After shooting Montague, Lewis left him on the side of the road and fled back to Washington County, where she was living at 100 Acres Homestead on Gould Hill Road in Worcester, Detective Sgt. Mike Kamerling reported. It is a Vermont licensed therapeutic community residence for people who are challenged with mental illness or struggling with life’s emotional stresses, state police said.

A Montague family member initially thought he had been struck by a car, but police later determined he had been shot three times.

The plea agreement with Donovan’s office calls for a sentence of 20 years to life in prison, all suspended but 10 years, officials said. They said once released, Lewis will be under state supervision for 40 years with special conditions including mental health treatment.

As part of her federal plea agreement with Nolan’s office, Lewis is expected to receive a 6-year sentence with no credit for any of the four years she was held in state custody before her federal arrest on June 12, 2019.

As part of her signed plea agreement, Lewis also agreed to waive any affirmative defense of insanity, officials said.

The federal sentence must run concurrently with any sentence imposed by the state. The federal sentence, if imposed, would functionally result in Lewis serving a 10-year sentence concurrent to the disposition of the Vermont Superior Court case.

Lewis would also serve a 3-year term of federal supervised release concurrent to any supervision imposed in the state proceeding.

It is believed Lewis will be sentenced first in federal court. That way she will serve time in a federal facility, which would have better mental health programs than the state of Vermont.

During the Tuesday federal court hearing, Lewis admitted that on June 29, 2015, she met with Montague, the firearm instructor, at his Westford business for her second shooting lesson. Montague provided Lewis with a Smith & Wesson .22 caliber revolver for use during the lesson. After receiving instruction from him, Lewis intentionally fired three rounds, striking Montague in the face and torso, police said.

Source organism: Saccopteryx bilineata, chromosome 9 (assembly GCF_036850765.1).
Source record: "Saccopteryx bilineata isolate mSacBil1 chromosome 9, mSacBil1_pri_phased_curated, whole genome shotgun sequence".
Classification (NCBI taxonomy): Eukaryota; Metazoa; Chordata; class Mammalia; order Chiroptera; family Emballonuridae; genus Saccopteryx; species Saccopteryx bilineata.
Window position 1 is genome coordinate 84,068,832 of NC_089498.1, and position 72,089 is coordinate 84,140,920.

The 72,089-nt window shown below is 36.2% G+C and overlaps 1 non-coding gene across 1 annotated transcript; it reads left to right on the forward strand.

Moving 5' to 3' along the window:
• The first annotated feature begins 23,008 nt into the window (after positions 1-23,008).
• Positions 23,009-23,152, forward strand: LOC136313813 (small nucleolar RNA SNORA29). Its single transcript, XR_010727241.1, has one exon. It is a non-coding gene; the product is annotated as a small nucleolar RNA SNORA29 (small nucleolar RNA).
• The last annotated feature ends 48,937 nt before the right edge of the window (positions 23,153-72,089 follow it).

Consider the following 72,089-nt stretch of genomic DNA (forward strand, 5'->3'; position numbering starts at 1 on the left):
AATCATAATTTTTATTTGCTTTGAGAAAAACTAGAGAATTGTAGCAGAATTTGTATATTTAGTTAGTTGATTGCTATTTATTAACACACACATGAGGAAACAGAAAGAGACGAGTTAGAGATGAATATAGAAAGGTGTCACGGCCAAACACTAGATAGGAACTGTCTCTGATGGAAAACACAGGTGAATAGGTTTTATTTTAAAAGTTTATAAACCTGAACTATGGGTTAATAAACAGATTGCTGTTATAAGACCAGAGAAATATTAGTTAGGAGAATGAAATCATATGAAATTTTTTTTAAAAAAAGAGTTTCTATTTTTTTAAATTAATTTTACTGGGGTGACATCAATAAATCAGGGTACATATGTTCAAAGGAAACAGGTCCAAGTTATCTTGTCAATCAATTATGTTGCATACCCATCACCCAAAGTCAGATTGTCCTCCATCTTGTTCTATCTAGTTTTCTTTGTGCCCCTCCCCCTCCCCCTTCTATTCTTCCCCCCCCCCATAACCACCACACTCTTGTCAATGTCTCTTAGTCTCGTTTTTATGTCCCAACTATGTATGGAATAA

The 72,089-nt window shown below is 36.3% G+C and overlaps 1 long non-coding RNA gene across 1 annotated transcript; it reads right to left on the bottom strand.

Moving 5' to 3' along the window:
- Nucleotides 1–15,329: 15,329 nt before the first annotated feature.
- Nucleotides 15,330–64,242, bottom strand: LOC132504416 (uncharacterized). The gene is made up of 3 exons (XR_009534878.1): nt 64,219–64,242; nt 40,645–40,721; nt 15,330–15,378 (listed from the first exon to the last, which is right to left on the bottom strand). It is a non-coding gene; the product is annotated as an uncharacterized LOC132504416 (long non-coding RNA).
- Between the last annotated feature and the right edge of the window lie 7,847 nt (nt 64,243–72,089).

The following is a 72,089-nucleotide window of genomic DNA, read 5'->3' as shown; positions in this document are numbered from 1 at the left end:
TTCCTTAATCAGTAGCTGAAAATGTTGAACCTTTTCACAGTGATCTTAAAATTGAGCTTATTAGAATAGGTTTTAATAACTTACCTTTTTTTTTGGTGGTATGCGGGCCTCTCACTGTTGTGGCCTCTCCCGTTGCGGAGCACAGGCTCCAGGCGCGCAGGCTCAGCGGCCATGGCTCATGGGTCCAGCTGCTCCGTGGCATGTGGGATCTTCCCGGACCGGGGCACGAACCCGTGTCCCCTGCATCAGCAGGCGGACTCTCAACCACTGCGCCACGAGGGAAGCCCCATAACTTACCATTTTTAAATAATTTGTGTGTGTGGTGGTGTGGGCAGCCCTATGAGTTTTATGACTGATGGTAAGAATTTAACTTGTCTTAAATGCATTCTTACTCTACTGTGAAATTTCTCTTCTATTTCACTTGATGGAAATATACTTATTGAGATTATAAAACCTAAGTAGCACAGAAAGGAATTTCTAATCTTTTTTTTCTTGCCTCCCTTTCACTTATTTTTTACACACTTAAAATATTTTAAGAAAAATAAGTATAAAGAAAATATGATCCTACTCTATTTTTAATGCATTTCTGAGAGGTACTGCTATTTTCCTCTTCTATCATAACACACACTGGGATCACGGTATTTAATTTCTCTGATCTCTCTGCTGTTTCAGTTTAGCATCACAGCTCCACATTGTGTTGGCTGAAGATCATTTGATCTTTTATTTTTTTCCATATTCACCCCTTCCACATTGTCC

After shooting him, Lewis fled the business with the gun, which was still loaded with three rounds of ammunition. Lewis also took six more rounds of ammo. Later that day, Lewis was apprehended outside her residence in Worcester with the stolen firearm, officials said.

During the plea hearing, the government noted in March, a forensic psychologist examined Lewis, and opined that the defendant was sane at the time of the offense. The ruling noted Lewis was able to appreciate the nature and quality and wrongfulness of her acts on June 29, 2015, prosecutors said.

The Federal Bureau of Alcohol, Tobacco, Firearms and Explosives initially filed a criminal complaint against Lewis in federal court on June 11, 2019 for unlawfully possessing a firearm and possessing a stolen firearm on June 29, 2015, records show.

Magistrate Judge John M. Conroy ordered Lewis held pending trial. On November 14, 2019, the federal grand jury in Burlington returned a new indictment, charging Lewis with interference with commerce by robbery, discharging a firearm during a crime of violence, and possession of a stolen firearm.

On Dec. 11, 2019, Lewis was ordered evaluated by a forensic psychologist to determine her competency to stand trial, and whether she was sane at the time of the shooting. On May 4, 2020, after the examination by a federal Bureau of Prisons forensic psychologist appointed by the court, Lewis was found competent to stand trial.